|*17||Lx2194||75||44886||737||0445||In uttering a reprobation||Sinclair, Dearth, Rouse|
|18||Lx2164||74||44877||Farewell, my own||Sinclair, Florence, Hyde|
|19||Lx2163||74||44876||764||0446||A many years ago||Florence|
|20||Lx2220-2||80||44937||Act II Finale||Sinclair, Florence, Hyde, Dearth|
- In column #1 above, those sides marked with a * were replaced with different takes in some later copies of the set, according to Francis.
- In column #3 above, Francis assigns 733 to three sides and 734 to only one side. This cannot be correct, so I assume that the correct number for part 1 of the Act I finale is 734. Similarly, he assigns 736 to 3 sides and 735 to only one, so I assume that the correct number for "Things are seldom what they seem" is 735. Bruce Miller has kindly confirmed these assignments from a copy of the original Odeon booklet.
- Francis notes that EMI gives 1908 as the recording date for "The nightingale."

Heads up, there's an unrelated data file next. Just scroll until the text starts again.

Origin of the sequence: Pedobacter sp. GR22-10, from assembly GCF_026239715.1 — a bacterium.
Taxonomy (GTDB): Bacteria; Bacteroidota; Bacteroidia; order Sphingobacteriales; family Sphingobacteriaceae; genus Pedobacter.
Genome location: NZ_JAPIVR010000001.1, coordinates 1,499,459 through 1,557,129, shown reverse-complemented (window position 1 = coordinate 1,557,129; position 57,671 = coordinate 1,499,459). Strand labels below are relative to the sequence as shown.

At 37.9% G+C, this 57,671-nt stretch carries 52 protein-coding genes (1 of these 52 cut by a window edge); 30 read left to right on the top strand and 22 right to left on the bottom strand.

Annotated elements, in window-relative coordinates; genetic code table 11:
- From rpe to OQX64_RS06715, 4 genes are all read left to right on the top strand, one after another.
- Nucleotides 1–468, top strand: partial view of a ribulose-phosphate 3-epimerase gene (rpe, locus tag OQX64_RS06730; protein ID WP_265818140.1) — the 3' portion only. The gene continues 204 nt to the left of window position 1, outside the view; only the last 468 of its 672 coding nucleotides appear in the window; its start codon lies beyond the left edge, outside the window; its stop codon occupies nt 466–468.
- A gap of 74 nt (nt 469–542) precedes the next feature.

A maiden fair to see
|1||Lx2154-3||78||We sail the ocean blue||Chorus|
|4||Lx2160||79||I am the Captain of the Pinafore||Dearth|
|15||Lx2161||75||Kind Captain, I've important information||Dearth, Cunningham|
|2||Lx2162-2||74||I'm called little Buttercup||Florence|
|19||Lx2163||74||A many years ago||Florence|
|18||Lx2164||74||Farewell, my own||Sinclair, Florence, Hyde|
|7||Lx2165||74||I am the monarch of the sea||Rouse, Sinclair|
|6||Lx2166||74||Over the bright blue sea||Chorus|
|16||Lx2171-3||76||Carefully on tiptoe/He is an Englishman||Sinclair, Dearth, Hyde|
|11||Lx2172||74||Fair moon, to thee I sing||Dearth|
|10||Lx2173-2||74||Act I Finale, Part 2||Sinclair, Burnett, Hyde, Thornton|
|5||Lx2177-3||78||Sorry her lot||Sinclair|
|8||Lx2178-2||74||Refrain, audacious tar||Sinclair, Hyde|
|9||Lx2179-3||75||Act I Finale, Part 1||Sinclair, Hyde, Thornton|
|12||Lx2192-2||75||Things are seldom what they seem||Florence, Dearth|
|14||Lx2193||75||Never mind the why and wherefore||Sinclair, Dearth, Rouse|
|17||Lx2194||75||In uttering a reprobation||Sinclair, Dearth, Rouse|
|13||Lx2197||75||The hours creep on apace||Sinclair|
|20||Lx2220-2||80||Act II Finale||Sinclair, Florence, Hyde, Dearth|